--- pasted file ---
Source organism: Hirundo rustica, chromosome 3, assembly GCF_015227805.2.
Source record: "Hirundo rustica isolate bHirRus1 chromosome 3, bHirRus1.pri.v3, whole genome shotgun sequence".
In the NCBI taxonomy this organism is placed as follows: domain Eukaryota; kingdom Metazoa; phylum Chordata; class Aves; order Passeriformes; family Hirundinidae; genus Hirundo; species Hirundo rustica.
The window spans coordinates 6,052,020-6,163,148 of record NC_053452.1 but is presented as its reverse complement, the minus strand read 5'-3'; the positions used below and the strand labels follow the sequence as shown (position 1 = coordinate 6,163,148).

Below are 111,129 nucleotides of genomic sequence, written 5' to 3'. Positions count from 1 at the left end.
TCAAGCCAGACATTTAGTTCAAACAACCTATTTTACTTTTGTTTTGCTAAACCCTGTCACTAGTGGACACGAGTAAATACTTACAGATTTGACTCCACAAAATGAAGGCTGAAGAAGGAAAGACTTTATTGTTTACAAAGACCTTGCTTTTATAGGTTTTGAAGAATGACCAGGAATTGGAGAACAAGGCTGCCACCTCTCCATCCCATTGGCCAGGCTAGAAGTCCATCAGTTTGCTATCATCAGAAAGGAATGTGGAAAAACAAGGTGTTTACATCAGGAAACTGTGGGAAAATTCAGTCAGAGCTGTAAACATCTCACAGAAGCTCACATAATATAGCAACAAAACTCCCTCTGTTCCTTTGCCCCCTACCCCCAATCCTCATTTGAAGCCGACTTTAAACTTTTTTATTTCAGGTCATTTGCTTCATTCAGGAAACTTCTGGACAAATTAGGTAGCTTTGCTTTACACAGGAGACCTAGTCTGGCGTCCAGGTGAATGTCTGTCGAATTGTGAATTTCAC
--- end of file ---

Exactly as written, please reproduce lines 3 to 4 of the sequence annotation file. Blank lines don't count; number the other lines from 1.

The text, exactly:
In the NCBI taxonomy this organism is placed as follows: domain Eukaryota; kingdom Metazoa; phylum Chordata; class Aves; order Passeriformes; family Hirundinidae; genus Hirundo; species Hirundo rustica.
The window spans coordinates 6,052,020-6,163,148 of record NC_053452.1 but is presented as its reverse complement, the minus strand read 5'-3'; the positions used below and the strand labels follow the sequence as shown (position 1 = coordinate 6,163,148).